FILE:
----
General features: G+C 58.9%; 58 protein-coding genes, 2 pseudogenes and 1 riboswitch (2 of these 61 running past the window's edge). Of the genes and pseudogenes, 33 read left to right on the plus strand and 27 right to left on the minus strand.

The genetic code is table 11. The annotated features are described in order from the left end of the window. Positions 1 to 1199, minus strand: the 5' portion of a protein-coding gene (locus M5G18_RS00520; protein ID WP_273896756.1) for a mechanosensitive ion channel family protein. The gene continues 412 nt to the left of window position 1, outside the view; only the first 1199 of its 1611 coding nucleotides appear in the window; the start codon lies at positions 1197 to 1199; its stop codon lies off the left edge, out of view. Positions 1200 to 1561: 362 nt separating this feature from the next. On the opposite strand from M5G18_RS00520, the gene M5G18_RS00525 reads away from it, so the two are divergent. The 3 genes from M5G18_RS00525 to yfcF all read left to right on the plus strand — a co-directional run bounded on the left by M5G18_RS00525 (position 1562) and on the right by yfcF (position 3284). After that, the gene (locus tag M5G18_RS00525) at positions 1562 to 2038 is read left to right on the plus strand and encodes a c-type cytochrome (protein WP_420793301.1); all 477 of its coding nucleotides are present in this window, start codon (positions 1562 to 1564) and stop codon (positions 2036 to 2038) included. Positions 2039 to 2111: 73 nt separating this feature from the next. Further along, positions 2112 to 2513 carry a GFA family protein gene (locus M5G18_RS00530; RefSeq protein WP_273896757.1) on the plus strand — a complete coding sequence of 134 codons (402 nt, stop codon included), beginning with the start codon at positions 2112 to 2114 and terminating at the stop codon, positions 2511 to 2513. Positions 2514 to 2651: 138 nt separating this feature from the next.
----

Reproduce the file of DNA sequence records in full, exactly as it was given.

General features: G+C 58.9%; 58 protein-coding genes, 2 pseudogenes and 1 riboswitch (2 of these 61 running past the window's edge). Of the genes and pseudogenes, 33 read left to right on the plus strand and 27 right to left on the minus strand.

The genetic code is table 11. The annotated features are described in order from the left end of the window. Positions 1 to 1199, minus strand: the 5' portion of a protein-coding gene (locus M5G18_RS00520; protein ID WP_273896756.1) for a mechanosensitive ion channel family protein. The gene continues 412 nt to the left of window position 1, outside the view; only the first 1199 of its 1611 coding nucleotides appear in the window; the start codon lies at positions 1197 to 1199; its stop codon lies off the left edge, out of view. Positions 1200 to 1561: 362 nt separating this feature from the next. On the opposite strand from M5G18_RS00520, the gene M5G18_RS00525 reads away from it, so the two are divergent. The 3 genes from M5G18_RS00525 to yfcF all read left to right on the plus strand — a co-directional run bounded on the left by M5G18_RS00525 (position 1562) and on the right by yfcF (position 3284). After that, the gene (locus tag M5G18_RS00525) at positions 1562 to 2038 is read left to right on the plus strand and encodes a c-type cytochrome (protein WP_420793301.1); all 477 of its coding nucleotides are present in this window, start codon (positions 1562 to 1564) and stop codon (positions 2036 to 2038) included. Positions 2039 to 2111: 73 nt separating this feature from the next. Further along, positions 2112 to 2513 carry a GFA family protein gene (locus M5G18_RS00530; RefSeq protein WP_273896757.1) on the plus strand — a complete coding sequence of 134 codons (402 nt, stop codon included), beginning with the start codon at positions 2112 to 2114 and terminating at the stop codon, positions 2511 to 2513. Positions 2514 to 2651: 138 nt separating this feature from the next.